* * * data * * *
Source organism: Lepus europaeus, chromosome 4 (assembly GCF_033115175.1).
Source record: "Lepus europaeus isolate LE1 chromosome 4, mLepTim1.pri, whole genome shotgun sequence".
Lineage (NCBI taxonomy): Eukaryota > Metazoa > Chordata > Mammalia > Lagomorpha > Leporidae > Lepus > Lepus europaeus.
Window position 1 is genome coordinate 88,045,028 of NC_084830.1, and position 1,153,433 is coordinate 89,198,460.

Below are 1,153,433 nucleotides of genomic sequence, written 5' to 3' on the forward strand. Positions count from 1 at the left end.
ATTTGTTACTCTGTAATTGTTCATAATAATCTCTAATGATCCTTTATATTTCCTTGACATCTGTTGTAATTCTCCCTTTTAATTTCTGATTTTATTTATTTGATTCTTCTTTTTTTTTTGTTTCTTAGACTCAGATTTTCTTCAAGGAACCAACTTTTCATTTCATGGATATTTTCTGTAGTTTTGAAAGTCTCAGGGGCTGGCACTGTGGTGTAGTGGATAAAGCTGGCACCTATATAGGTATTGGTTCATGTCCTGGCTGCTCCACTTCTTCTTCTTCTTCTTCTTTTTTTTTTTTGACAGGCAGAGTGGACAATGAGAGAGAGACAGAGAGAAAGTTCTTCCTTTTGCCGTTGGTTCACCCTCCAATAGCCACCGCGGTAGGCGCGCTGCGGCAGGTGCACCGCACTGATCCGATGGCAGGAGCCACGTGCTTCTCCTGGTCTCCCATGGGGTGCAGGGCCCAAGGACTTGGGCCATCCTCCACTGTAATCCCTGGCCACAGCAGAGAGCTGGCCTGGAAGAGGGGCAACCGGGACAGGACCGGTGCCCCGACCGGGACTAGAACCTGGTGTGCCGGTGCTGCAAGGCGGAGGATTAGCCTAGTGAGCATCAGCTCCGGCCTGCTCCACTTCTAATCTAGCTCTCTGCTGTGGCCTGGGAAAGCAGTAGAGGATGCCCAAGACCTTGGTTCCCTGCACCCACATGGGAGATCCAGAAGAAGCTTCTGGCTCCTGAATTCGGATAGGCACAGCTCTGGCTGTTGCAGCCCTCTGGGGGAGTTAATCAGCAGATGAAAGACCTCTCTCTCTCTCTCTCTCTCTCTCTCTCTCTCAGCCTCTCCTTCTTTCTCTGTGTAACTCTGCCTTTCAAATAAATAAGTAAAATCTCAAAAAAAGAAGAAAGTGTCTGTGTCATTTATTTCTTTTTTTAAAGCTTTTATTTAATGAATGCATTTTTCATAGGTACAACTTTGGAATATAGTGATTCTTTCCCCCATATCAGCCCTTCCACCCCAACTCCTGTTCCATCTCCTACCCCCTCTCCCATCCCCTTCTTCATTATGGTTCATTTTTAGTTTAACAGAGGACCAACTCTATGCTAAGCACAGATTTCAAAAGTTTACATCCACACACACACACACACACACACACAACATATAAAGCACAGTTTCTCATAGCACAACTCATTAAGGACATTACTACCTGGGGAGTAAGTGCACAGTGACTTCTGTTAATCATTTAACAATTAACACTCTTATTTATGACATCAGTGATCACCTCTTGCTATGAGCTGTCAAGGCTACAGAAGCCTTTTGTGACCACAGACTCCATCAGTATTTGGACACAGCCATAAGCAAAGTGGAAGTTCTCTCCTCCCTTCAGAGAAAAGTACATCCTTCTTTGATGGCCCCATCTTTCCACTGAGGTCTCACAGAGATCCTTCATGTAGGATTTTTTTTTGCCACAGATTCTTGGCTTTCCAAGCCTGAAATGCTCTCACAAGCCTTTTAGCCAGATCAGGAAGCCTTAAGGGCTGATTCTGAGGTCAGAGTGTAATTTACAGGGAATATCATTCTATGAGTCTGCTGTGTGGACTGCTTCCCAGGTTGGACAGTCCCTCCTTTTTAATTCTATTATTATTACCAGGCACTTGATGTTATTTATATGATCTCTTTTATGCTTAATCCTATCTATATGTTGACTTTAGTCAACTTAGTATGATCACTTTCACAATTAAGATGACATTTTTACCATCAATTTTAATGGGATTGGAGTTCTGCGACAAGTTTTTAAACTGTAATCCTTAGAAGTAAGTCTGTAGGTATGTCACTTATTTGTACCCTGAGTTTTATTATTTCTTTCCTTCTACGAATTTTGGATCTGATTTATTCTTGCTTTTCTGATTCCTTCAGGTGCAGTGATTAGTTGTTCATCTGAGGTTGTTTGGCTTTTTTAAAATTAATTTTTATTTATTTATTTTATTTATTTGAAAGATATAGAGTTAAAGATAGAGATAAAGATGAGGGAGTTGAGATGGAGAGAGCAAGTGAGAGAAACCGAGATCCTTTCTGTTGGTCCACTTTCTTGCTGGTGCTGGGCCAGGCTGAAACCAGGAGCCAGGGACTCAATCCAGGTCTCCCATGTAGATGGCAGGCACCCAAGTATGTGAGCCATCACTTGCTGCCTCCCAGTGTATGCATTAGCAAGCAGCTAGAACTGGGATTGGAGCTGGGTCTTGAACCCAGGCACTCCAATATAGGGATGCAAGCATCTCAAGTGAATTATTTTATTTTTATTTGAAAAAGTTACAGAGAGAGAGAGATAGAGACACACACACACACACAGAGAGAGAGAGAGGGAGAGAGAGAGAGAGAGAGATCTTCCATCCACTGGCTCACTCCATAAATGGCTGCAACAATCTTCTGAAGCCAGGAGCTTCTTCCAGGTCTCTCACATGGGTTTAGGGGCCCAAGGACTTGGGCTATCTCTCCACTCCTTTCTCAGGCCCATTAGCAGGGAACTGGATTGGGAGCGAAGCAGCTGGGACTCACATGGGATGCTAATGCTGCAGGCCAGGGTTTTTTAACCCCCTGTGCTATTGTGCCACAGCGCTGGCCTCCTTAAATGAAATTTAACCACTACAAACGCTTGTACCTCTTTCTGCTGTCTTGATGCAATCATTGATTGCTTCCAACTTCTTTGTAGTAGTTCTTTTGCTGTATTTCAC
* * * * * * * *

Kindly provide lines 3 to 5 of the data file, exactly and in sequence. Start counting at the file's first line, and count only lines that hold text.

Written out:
Lineage (NCBI taxonomy): Eukaryota > Metazoa > Chordata > Mammalia > Lagomorpha > Leporidae > Lepus > Lepus europaeus.
Window position 1 is genome coordinate 88,045,028 of NC_084830.1, and position 1,153,433 is coordinate 89,198,460.

Below are 1,153,433 nucleotides of genomic sequence, written 5' to 3' on the forward strand. Positions count from 1 at the left end.